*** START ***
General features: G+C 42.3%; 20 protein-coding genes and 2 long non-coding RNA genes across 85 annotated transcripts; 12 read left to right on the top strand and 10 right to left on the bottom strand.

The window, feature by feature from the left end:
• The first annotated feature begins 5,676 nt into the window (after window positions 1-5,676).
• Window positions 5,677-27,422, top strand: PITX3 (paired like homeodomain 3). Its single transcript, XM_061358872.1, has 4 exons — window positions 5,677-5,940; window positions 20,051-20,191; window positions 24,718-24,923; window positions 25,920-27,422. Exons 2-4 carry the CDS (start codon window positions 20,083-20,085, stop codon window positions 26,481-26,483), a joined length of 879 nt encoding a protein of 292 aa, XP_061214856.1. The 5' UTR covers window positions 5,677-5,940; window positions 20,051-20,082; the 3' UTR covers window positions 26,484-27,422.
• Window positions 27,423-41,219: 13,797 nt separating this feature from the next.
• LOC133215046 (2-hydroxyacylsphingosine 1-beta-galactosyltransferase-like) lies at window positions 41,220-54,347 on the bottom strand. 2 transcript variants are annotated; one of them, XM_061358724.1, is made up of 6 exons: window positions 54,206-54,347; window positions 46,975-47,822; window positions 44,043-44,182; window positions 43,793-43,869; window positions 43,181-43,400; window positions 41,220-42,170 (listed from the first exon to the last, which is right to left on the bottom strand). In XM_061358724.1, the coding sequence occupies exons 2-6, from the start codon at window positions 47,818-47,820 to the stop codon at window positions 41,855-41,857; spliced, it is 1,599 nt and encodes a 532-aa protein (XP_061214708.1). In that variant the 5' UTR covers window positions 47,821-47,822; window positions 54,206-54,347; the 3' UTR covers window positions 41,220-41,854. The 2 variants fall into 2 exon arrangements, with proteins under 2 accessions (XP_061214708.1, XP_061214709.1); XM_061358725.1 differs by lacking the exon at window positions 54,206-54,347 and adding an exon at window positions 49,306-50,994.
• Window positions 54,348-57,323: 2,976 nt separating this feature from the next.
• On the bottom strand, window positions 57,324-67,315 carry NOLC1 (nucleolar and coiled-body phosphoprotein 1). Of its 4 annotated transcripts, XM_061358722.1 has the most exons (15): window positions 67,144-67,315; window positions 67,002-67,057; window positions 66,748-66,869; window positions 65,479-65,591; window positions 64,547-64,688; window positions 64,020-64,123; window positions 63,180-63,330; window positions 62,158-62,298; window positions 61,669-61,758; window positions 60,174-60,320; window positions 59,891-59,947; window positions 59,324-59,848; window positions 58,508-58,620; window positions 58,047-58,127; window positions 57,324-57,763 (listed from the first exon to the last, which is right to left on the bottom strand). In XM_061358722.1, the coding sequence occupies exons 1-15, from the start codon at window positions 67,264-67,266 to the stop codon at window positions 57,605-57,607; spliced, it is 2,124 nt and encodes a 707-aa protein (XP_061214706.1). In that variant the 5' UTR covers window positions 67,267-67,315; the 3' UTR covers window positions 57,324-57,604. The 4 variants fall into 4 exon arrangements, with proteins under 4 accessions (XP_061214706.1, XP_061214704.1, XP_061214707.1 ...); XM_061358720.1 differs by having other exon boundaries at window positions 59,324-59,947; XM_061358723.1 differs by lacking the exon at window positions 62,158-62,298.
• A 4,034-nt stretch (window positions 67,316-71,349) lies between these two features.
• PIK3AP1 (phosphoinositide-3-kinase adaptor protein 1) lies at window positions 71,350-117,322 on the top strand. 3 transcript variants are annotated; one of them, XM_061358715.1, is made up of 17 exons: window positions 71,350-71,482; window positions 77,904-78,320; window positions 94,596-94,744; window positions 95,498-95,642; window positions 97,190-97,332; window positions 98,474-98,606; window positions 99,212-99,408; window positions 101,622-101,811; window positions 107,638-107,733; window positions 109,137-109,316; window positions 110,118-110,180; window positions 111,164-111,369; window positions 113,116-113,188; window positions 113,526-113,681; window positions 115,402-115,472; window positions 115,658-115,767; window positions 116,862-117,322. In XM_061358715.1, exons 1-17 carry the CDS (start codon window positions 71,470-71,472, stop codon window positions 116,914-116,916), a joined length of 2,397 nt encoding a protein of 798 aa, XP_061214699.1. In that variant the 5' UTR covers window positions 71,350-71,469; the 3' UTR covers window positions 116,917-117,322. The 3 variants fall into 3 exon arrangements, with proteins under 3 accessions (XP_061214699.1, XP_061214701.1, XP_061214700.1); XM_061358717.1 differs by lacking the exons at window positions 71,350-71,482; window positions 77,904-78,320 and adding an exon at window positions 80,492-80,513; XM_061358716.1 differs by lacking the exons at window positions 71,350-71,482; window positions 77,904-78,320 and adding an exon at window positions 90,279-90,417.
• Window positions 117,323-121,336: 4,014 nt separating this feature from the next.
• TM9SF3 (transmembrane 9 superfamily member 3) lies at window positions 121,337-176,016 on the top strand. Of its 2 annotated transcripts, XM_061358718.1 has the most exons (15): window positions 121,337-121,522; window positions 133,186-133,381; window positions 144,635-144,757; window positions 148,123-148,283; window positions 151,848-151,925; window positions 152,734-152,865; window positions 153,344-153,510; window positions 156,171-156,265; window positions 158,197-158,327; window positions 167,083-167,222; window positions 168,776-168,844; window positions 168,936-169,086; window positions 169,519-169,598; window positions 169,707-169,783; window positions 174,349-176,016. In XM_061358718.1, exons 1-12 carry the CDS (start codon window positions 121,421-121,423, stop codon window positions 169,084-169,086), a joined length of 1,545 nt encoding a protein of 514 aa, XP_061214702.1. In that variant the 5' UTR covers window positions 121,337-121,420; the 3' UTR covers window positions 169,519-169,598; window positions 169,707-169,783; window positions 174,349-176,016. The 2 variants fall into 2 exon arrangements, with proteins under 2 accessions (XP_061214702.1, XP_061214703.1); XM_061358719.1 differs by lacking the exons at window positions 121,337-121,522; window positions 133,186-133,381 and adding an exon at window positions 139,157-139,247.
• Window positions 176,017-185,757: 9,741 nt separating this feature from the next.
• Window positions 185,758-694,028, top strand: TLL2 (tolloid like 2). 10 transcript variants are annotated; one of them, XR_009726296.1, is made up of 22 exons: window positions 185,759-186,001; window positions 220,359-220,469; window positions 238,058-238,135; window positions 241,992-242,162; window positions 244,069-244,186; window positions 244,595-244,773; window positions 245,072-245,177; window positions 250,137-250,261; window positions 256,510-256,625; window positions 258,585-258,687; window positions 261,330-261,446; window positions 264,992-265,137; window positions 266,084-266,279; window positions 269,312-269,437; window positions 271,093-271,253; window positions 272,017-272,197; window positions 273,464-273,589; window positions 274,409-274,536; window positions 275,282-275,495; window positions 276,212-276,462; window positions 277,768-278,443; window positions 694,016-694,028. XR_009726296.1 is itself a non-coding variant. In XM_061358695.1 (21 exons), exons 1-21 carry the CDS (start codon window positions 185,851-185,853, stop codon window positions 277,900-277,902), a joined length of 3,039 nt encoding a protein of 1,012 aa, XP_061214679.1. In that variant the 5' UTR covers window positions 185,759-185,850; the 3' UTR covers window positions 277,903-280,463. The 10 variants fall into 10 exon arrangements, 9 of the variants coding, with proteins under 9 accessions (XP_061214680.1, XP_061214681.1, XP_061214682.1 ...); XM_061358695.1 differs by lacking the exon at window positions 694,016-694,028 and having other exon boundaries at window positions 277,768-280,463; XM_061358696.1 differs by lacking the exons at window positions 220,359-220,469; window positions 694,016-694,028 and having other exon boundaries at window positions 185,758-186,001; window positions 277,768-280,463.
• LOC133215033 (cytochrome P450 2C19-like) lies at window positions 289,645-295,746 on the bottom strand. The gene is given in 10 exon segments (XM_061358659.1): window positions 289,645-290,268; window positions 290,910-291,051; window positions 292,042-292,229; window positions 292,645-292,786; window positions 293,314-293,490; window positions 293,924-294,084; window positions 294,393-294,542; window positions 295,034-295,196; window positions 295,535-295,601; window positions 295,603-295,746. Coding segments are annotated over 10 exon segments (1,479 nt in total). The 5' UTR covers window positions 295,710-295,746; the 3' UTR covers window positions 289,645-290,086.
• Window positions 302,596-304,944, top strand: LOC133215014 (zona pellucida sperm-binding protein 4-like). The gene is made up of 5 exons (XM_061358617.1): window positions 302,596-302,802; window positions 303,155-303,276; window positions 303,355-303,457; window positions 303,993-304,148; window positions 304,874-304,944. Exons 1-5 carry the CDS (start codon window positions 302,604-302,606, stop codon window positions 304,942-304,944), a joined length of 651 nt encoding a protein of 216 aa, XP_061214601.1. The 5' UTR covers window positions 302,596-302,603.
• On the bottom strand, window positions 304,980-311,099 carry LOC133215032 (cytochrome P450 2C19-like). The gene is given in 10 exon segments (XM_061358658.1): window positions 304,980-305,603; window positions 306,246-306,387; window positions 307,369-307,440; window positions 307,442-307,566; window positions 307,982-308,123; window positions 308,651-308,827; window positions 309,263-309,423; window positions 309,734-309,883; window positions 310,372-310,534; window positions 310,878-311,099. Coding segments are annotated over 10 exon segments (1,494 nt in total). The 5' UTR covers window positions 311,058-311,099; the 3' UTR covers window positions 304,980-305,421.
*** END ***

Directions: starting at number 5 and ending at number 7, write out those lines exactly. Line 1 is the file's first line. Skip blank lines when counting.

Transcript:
• Window positions 27,423-41,219: 13,797 nt separating this feature from the next.
• LOC133215046 (2-hydroxyacylsphingosine 1-beta-galactosyltransferase-like) lies at window positions 41,220-54,347 on the bottom strand. 2 transcript variants are annotated; one of them, XM_061358724.1, is made up of 6 exons: window positions 54,206-54,347; window positions 46,975-47,822; window positions 44,043-44,182; window positions 43,793-43,869; window positions 43,181-43,400; window positions 41,220-42,170 (listed from the first exon to the last, which is right to left on the bottom strand). In XM_061358724.1, the coding sequence occupies exons 2-6, from the start codon at window positions 47,818-47,820 to the stop codon at window positions 41,855-41,857; spliced, it is 1,599 nt and encodes a 532-aa protein (XP_061214708.1). In that variant the 5' UTR covers window positions 47,821-47,822; window positions 54,206-54,347; the 3' UTR covers window positions 41,220-41,854. The 2 variants fall into 2 exon arrangements, with proteins under 2 accessions (XP_061214708.1, XP_061214709.1); XM_061358725.1 differs by lacking the exon at window positions 54,206-54,347 and adding an exon at window positions 49,306-50,994.
• Window positions 54,348-57,323: 2,976 nt separating this feature from the next.